Loyalists to Muammar Qaddafi are now attacking Misurata, a besieged city in northwest Libya, with cluster bombs and ground-to-ground rockets. Cluster bombs, which hit large areas with highly-explosive munitions in dense succession, have been banned by most of the world because they cannot be fired precisely and put civilians in populated areas at risk. The bombs were visible late Thursday night in what appeared to be 120-millimeter mortar round bursting over the city and spewing "high-explosive bomblets below," reports the New York Times. The paper says expended shells show that the rounds come from MAT-120 cargo mortar projectiles, which each carry and distribute "21 smaller submunitions designed both to kill people and penetrate light armor." At a news conference in Berlin, Hillary Clinton said she was "not aware" of the use of cluster bombs or other types of heavy weapons, adding:
That is worrying information. And it is one of the reasons the fight in Misurata is so difficult, because it’s at close quarters, it’s in amongst urban areas and it poses a lot of challenges to both NATO and to the opposition.
The weapons that damaged the residential area near city's port last night, prohibiting residents from fleeing and aid for the wounded, were found GRAD rockets, a Soviet weapons system manufactured during the cold war, designed to cover a battlefield with multiple explosions. Survivors and witnesses said one rocket alone killed eight civilians. Hours ago, a Freedom Group tweeted from inside Libya that explosions were still being heard.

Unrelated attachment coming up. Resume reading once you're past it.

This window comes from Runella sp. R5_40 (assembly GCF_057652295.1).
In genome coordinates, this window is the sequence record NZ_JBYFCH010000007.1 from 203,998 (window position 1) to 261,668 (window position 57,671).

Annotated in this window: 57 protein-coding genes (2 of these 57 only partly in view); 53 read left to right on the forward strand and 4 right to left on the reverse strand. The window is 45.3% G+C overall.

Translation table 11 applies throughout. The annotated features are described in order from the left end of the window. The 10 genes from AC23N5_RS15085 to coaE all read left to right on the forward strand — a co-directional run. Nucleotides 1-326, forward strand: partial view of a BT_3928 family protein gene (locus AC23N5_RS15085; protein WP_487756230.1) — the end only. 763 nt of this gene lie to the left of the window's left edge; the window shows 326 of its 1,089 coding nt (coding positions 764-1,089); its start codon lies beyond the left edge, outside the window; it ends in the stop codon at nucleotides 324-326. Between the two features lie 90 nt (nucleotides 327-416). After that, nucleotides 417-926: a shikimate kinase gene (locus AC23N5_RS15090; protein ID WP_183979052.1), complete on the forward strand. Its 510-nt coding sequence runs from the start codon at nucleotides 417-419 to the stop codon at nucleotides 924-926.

The attacks have come as allied forces issued a joint statement that NATO will not cease its military presence until Qaddafi is ousted. NPR's Andy Carvin relayed messages from inside Misurata, saying,
Here people are very clear about Nato : We need help because we can't fight against bombarding. . . We need help from nato's plane, but this war is our war, and we want weapons to fight ourselves, on the ground, against Kadafi.
Currently, about 5,000 protesters are demonstrating outside the main courthouse in Benghazi, a rebel stronghold, with chants of encouragement for cities under attack like Misurata, with people flying flags from the U.S., UK, and France. Al Jazeera English producer Evan Hill tweeted he believed that the protesters were chanting,
"Zenga zenga, dar dar, Muammar ras hamar," which is a play on Gaddafi's famous speech [threatening protesters] and calls him "donkey head."
In case you haven't seen it, here's an English-translation of the remixed version of Qaddafi's infamous rant:
Qaddafi Forces Fire Cluster Bombs Into Civilian Areas [NYT]
Gaddafi forces pound Misurata again [Al Jazeera English]